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Memes To Help Start Your Day On A Funny Note
Camus especially for Milo pracrice polo dance 🤭
They said there’d be consequences but they never said who has to deal with them
Patty’s crush on stan had existed as far back as she could remember. At first it had been like every other school girl crush. There were few jewish people in Derry, something the townsfolk rarely let her forget, and as such it was inevitable she’d run into the Rabbi’s son eventually. She’d always thought he was cute, but she’d never really thought much else of him until his bah mitzvah. Patty knew what it was like to be a loser– like every other kid in Derry that didn’t seem to fit in. His speech had been bold, and incredibly daring, a side of Stan she hadn’t thought existed. He’d always been quiet and awkward like her, and it gave her hope that maybe instead of being like her, she could be like him. Brave when she needed to be.
The way she felt around him made it impossible to say more than casual greetings to him at temple. Her hands would sweat, her knees would shake, and before she knew it she’d be stuttering gracelessly. He never seemed to look at her too funny for it, at least not after the first few times– Probably because someone was paying attention to him because of who he was, not because he was the Rabbi’s gawky son. She’d seen the way her parents, among other Jewish families would treat him. Polite, but ultimately uninterested.
Though she couldn’t remember when, awkward hellos and goodbyes had turned to casual conversations, and then eventually intimate conversations. They didn’t just talk at temple, and after that, and at school, and again after that. She spent whatever time she could with him, and when she wasn’t with him she was wishing she was. She’d write his name in her notebook with a heart around it, and she’d think of him whenever she listened to love songs. What she felt now was so much stronger than a school girl’s crush, and her feelings only intensified as they got closer.
The day Stan confessed his feelings was one of the best of her life, rivaled only with their other firsts. Stanley was one of the only pure, genuinely good things in her life, and the terrible place they called home, and when all of his friends left Derry, she knew she was the same for him. They were one another’s guiding light, the thing that gave them hope they’d eventually get out of Derry too. They were counting the days at this point. They’d been married over a year now, much to her parents vehement opposition. The only thing keeping them in Derry at this point was the lack of stability. Stan was making enough to afford rent and still put some aside for them, and now that Patty had Graduated she was looking for a job too. Unfortunately, it meant they rarely got to spend time together.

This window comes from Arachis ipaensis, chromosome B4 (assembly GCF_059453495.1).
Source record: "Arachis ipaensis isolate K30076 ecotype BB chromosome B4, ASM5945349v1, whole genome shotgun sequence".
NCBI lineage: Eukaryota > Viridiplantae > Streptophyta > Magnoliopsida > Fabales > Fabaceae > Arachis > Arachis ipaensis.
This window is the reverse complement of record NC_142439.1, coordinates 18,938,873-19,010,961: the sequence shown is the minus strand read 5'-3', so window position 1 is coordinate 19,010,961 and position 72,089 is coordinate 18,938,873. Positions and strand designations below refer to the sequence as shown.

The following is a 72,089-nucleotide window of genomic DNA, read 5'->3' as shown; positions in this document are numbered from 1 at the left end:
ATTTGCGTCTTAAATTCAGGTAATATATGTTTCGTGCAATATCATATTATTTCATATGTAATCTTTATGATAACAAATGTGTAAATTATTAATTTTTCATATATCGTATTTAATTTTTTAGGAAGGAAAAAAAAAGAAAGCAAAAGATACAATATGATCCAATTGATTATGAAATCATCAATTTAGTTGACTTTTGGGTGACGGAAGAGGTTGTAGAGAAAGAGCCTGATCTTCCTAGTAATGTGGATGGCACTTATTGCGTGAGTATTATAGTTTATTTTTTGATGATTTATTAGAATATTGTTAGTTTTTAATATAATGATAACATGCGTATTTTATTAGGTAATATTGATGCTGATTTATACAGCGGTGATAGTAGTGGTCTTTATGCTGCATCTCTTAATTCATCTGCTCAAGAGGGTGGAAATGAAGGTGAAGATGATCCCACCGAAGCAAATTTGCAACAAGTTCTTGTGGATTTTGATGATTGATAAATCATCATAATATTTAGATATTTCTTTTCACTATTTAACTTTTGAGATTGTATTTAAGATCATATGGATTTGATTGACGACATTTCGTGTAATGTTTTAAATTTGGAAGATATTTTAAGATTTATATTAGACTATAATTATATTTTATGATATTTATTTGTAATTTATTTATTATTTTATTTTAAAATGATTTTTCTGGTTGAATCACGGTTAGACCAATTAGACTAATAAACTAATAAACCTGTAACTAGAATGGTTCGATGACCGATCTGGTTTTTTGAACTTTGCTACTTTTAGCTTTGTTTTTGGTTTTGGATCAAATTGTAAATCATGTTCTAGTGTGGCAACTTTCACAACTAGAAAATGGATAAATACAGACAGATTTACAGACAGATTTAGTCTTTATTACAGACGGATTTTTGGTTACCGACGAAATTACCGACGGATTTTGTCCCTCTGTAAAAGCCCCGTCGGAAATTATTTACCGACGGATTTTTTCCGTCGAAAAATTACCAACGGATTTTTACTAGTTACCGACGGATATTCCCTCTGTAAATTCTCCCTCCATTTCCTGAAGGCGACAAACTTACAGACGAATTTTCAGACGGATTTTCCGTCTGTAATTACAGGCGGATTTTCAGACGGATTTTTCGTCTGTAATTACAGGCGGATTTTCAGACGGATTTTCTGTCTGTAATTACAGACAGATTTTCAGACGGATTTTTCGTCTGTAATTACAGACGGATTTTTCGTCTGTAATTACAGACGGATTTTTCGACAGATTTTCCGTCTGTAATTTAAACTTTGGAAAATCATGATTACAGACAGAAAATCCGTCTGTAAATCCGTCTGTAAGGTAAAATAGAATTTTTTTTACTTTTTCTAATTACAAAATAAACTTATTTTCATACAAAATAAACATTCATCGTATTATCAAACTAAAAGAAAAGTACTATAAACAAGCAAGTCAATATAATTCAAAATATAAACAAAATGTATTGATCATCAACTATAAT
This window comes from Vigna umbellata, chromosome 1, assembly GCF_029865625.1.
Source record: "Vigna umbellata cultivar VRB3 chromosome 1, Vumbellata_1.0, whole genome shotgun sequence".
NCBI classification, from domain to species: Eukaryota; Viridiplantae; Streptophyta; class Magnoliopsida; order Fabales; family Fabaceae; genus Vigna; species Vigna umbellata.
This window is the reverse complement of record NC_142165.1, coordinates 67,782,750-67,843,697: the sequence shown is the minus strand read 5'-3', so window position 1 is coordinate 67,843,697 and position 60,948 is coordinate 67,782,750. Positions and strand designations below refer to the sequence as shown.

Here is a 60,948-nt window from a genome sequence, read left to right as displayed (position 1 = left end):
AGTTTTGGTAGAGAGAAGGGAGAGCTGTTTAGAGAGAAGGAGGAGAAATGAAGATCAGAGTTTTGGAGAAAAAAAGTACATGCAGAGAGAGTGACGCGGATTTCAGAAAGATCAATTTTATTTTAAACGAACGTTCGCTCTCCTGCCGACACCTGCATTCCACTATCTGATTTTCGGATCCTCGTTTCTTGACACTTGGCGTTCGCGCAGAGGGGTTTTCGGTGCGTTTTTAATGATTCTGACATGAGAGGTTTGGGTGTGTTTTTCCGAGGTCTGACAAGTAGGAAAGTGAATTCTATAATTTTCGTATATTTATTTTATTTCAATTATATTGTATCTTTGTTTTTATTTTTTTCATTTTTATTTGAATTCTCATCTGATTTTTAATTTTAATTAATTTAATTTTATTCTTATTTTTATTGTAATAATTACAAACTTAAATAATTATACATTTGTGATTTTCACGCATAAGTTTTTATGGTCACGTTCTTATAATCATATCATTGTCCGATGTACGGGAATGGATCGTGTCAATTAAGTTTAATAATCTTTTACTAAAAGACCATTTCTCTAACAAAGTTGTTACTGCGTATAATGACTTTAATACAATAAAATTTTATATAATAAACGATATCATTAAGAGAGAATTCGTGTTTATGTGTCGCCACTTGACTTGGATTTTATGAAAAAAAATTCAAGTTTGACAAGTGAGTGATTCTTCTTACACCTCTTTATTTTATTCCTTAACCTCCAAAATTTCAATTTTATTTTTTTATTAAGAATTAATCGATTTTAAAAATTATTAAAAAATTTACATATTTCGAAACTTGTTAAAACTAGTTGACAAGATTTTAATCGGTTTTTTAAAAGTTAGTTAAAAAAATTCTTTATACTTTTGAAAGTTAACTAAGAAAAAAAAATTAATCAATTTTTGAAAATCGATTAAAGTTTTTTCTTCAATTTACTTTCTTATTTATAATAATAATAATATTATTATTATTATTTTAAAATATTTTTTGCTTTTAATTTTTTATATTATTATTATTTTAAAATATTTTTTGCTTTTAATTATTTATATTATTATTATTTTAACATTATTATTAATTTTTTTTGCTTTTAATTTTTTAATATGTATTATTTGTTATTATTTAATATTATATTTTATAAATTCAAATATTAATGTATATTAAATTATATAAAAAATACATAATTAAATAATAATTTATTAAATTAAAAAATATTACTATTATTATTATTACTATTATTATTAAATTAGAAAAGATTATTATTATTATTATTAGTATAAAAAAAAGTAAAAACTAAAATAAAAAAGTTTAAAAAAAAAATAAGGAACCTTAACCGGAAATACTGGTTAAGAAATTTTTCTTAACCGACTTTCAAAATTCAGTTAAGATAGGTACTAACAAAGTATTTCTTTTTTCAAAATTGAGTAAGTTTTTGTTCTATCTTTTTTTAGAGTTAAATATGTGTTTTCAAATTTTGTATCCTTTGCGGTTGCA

The days they did get to be together were always special, and he always tried so hard to make it happen. He’d taken a half day from work, enough time to come home and surprise her with a picnic. Derry was a heavily wooded area, and there were a lot of places the two of them had gone to be alone. He’d taken them to their most intimate spot. It was where he’d first kissed her, where he’d proposed. Though a picnic was hardly as big a deal as the events that had come before, the romantic in her was entirely pleased.
They’d already finished eating, but neither of them were ready to leave yet. Despite the constant need to swat away bugs, they were content to just lay there on the blue and yellow checked blanket. Her head was on his chest, the sound of his heartbeat was softly lulling her into a sense of comfort. Stan always had a way of making her feel at peace in the world. His words were soft, lips brushing against her dark hair as he spoke, “We should carve our name into this tree.” Moving only a little, she looked up at him to meet his eyes, “Isn’t that a bit Juvenile for us?” Patricia laughed softly, the irony of her statement not lost on her. They were young, and when they’d been even younger they’d carved their initials into the kissing bridge like other lovestruck couple in Derry. The irony wasn’t lost on Stan either, the breath of his laugh pushing a few strands of hair into her face, “Is it?” Pushing herself up on her elbow, she placed her other hand on his chest, “I guess not.”
Stan sat up with her, leaning over to the picnic basket and rummaging around through it. Neither of them kept a switchblade on them, but a cheese knife was just as sharp– even if they had bought it cheap. When he was on his feet, Patty joined him. He wrote his, the letters sharp and etched deeply into the bark, and when he’d finished with the plus he handed the knife to her. As she carved her name into the bark, she looked over to him catching that loving look on him that he always gave her. Turning back to the bark, she finished carving the Y into her name, pulling back after it was done. Stan put his arm around her, pulling her close to his body, and she rested her head against his shoulder with a contented sigh. Derry would always be a part of them, even after they’d been long gone, but they’d always be a part of Derry too.
Oh no… How sad